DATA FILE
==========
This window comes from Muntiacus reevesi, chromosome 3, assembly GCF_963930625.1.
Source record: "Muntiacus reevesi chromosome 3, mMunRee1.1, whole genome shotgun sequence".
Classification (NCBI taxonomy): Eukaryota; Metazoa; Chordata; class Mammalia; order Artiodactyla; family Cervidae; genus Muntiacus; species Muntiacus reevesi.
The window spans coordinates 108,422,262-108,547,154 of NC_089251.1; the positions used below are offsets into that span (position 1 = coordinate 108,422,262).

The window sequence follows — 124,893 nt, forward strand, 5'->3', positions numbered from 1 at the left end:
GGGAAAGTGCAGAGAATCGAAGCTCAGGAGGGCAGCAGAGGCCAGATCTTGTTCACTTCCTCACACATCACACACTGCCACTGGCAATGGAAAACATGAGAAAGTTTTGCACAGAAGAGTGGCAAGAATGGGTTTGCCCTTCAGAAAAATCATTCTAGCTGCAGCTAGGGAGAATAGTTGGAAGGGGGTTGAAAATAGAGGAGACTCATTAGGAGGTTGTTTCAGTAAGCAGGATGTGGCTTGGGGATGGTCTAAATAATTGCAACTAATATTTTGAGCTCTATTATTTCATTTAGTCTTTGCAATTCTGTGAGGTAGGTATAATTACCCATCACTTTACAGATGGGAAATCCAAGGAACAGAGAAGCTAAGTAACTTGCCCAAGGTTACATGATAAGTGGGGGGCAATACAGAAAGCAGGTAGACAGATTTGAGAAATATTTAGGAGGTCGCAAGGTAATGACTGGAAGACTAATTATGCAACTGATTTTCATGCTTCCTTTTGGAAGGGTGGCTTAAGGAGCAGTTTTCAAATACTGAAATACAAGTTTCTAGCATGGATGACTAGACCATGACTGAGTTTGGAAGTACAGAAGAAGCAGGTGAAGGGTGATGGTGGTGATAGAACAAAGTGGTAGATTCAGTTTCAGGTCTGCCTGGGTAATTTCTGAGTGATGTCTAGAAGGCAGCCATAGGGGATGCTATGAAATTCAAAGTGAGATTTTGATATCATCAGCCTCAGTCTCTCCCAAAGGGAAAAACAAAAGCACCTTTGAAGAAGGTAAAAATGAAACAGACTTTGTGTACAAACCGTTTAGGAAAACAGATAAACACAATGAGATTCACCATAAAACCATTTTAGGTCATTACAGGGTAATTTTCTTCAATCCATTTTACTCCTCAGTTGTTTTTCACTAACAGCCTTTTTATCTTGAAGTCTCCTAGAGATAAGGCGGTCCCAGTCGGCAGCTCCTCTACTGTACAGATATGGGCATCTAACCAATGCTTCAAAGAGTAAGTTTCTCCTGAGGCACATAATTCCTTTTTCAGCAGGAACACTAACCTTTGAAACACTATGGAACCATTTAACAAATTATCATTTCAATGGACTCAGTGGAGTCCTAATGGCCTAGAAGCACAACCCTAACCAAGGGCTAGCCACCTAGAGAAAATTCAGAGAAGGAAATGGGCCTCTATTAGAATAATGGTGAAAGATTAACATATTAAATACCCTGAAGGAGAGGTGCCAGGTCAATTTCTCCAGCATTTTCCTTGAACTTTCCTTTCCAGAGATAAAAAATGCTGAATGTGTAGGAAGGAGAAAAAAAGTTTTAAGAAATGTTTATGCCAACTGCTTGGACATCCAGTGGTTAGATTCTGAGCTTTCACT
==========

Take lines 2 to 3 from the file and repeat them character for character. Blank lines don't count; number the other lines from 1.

Source record: "Muntiacus reevesi chromosome 3, mMunRee1.1, whole genome shotgun sequence".
Classification (NCBI taxonomy): Eukaryota; Metazoa; Chordata; class Mammalia; order Artiodactyla; family Cervidae; genus Muntiacus; species Muntiacus reevesi.